One important nanotechnology is Atomic Layer Deposition (ALD). In ALD, one can build up molecular layers on surfaces at the angstrom and nanoscale levels. The technology traces back to the 1960′s and 1970′s. ALD has a variety of application areas including defense and cleantech (e.g., solar cells, batteries) as well as the semiconductor industry and medical devices.
This week, new patent litigation was announced involving ALD. Its interesting and important that the patent at issue, US Patent No. 6,812,157, is not categorized as a 977 nanotechnology patent (the plaintiff is Atomic Precision Systems and the defendants include Jusung Engineering, Micron Technology, Intel, and IBM. More and more ALD patents and patent filings are emerging. For example, the nanotechnology 977 patent publication database shows a rapidly growing role for ALD. As of today, 106 of the 977 patent publications recite ALD or atomic layer deposition in the abstract or claim. Of these, most of them (76) were published in 2010-today, and 2011 showed more (40) compared to 2010 (30).
Nanotechnology does not get the buzz it used to. ALD, however, illustrates how quietly nanotechnology pushes the technology boundaries, decade after decade, and contributes commercially in a variety of diverse applications. ALD is now positioned as a leading nanomanufacturing method. At a recent nanotechnology conference, the ALD commercialization talk from Cambridge NanoTech was a highlight. Another company, ALD NanoSolutions, recently announced progress with defense applications.
We wanted to review a case which we can call the case of the “self-serving” NDA. Let me explain:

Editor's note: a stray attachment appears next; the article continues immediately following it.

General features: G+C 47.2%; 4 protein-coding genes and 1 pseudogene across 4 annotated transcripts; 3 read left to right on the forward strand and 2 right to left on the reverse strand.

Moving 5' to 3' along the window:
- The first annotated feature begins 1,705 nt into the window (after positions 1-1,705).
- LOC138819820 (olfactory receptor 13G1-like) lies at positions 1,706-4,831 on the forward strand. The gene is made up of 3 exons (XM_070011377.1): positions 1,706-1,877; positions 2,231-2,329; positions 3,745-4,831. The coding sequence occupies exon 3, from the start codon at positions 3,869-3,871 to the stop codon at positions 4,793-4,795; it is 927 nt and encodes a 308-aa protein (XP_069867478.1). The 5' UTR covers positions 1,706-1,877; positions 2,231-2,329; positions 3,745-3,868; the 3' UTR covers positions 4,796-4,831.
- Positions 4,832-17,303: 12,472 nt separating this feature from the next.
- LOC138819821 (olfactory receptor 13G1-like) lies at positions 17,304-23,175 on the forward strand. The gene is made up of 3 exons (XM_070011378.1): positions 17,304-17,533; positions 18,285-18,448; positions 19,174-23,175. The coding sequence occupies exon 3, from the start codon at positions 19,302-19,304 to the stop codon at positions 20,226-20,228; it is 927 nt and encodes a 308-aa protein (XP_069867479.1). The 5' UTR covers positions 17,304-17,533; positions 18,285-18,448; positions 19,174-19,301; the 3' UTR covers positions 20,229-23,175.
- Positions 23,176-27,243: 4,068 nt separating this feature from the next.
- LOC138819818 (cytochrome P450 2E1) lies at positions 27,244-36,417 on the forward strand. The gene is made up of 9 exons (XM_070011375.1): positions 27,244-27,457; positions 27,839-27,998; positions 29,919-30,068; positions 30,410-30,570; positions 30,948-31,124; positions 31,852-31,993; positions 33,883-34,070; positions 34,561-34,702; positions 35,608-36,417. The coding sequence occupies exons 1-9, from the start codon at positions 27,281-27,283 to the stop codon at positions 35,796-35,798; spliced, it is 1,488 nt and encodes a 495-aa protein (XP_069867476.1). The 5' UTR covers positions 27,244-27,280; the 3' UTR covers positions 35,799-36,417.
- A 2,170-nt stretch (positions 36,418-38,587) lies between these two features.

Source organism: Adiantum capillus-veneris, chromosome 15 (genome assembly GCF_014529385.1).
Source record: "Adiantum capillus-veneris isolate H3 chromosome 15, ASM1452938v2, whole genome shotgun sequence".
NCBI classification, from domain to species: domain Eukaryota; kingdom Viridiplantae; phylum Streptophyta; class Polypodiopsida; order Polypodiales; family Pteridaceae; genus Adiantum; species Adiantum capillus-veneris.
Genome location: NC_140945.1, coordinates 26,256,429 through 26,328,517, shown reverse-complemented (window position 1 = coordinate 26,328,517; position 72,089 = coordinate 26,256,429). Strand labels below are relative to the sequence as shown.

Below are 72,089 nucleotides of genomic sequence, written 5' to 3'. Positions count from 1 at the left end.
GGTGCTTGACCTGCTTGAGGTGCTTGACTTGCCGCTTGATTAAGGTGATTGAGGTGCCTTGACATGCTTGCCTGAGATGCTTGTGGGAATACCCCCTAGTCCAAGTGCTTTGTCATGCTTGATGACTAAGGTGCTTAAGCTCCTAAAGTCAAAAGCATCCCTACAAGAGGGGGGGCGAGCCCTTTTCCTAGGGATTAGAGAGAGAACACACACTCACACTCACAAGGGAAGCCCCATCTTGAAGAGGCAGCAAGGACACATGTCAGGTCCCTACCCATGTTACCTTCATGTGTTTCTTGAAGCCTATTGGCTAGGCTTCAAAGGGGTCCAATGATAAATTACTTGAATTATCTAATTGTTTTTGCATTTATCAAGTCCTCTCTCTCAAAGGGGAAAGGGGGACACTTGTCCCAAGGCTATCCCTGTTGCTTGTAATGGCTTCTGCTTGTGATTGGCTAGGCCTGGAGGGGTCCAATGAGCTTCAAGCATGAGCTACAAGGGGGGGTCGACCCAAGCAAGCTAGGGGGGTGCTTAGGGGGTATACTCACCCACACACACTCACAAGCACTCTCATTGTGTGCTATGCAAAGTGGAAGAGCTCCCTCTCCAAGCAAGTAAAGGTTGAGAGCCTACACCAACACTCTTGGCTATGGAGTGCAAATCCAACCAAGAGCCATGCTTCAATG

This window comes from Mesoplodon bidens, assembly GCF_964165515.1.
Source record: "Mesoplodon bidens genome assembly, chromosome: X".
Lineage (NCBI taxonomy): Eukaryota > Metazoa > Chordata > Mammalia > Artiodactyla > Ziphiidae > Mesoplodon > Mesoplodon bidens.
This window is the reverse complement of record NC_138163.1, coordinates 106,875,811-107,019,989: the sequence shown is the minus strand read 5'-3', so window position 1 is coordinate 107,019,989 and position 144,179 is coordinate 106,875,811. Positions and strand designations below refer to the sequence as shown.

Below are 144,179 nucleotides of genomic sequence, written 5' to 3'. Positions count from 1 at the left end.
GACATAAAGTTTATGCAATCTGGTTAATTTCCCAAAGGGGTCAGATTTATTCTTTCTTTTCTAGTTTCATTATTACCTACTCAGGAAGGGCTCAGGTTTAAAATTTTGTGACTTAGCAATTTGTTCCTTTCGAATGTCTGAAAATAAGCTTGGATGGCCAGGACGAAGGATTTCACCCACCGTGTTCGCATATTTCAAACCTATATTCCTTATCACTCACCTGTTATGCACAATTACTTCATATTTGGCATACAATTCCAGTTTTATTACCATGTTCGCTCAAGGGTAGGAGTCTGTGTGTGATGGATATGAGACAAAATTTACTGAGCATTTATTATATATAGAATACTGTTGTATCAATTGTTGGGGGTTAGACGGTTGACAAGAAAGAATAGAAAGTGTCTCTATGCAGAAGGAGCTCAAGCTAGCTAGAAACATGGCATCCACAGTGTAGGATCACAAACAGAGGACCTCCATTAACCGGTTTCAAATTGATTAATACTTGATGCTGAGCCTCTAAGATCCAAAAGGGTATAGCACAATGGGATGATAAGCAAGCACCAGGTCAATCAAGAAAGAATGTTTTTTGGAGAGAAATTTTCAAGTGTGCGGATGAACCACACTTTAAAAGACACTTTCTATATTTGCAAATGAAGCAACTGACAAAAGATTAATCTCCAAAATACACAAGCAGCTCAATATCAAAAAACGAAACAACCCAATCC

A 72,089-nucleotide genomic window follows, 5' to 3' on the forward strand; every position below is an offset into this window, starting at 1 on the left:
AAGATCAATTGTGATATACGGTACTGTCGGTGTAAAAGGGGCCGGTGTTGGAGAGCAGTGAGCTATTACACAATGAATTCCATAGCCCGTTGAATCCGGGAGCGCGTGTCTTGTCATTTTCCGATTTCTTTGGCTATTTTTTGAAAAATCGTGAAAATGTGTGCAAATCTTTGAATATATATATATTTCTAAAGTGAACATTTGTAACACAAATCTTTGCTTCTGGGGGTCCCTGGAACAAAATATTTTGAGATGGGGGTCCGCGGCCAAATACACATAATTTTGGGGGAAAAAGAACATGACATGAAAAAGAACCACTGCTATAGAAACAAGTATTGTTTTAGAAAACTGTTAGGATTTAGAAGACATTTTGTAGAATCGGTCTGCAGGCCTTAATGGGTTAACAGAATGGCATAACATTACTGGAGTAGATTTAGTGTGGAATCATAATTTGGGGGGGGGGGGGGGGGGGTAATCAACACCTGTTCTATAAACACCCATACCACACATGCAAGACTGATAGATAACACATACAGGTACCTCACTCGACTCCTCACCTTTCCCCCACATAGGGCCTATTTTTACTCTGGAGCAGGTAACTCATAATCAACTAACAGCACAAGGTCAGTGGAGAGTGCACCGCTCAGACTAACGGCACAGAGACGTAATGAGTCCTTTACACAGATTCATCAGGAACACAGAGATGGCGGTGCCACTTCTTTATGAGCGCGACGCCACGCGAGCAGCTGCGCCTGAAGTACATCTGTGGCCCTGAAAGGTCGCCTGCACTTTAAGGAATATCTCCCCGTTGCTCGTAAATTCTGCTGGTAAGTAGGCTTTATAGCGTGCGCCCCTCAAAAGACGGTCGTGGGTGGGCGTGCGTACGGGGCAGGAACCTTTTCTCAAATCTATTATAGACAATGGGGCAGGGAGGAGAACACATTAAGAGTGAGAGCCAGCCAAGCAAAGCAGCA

One critical application of nanotechnology is in sensing, whether used for medical diagnostics or cleantech. For example, the NNI has recently produced a fifty page report on nanotech sensing at www.nano.gov (“Report of the National Nanotechnology Initiative Workshop, May 5-7, 2009”). When a sector of nanotechnology, such as sensing, becomes the subject of patent and/or trade secret litigation, this signals that the market for the technology has arrived.
One recent IP litigation has been focused on commercial products for nanotech sensing for glucose monitoring, and an important decision was just rendered. In reading these developments, lessons can be learned with respect to non-disclosure agreements, patent filings, and joint development. Many companies, of course, need to pursue joint development strategies in the real world, and the risks associated with joint development must be managed wisely.
To Read More about the Case of the Self-Serving NDA:
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In 1987, Eastman Kodak researchers Dr. Ching W. Tang and Steven VanSlyke opened the gates to a flurry of innovations related to organic light emitting diodes (OLEDs). More than 20 years later, Kodak announced today that it will sell substantially all the assets associated with its OLED business to a group of LG companies.
With Tang and VanSlyke’s novel two-layer structure (with separate hole and electron transporting layers) as a starting point, researchers have steadily continued to make patentable advancements in this relatively new field. From new device architectures incopororating nanoscaled charge carrier transport promoters, to new and stable organic semiconductors capable of emitting and absorbing at various wavelengths, OLED technology has been incorporated into solid-state lighting products and displays applications such as screens for mobile phones, digital cameras, and televisions. The technology has also spurred innovations related to flexible electronics, flexible displays, and even contributed to knowledge for photovoltaics applications.
In addition to selling their OLED business, Kodak has entered into a technology cross-license agreement with LG, bringing an end to patent litigation related to their imaging technologies, and a push to end the U.S. International Trade Commission’s investigations following complaints by both companies.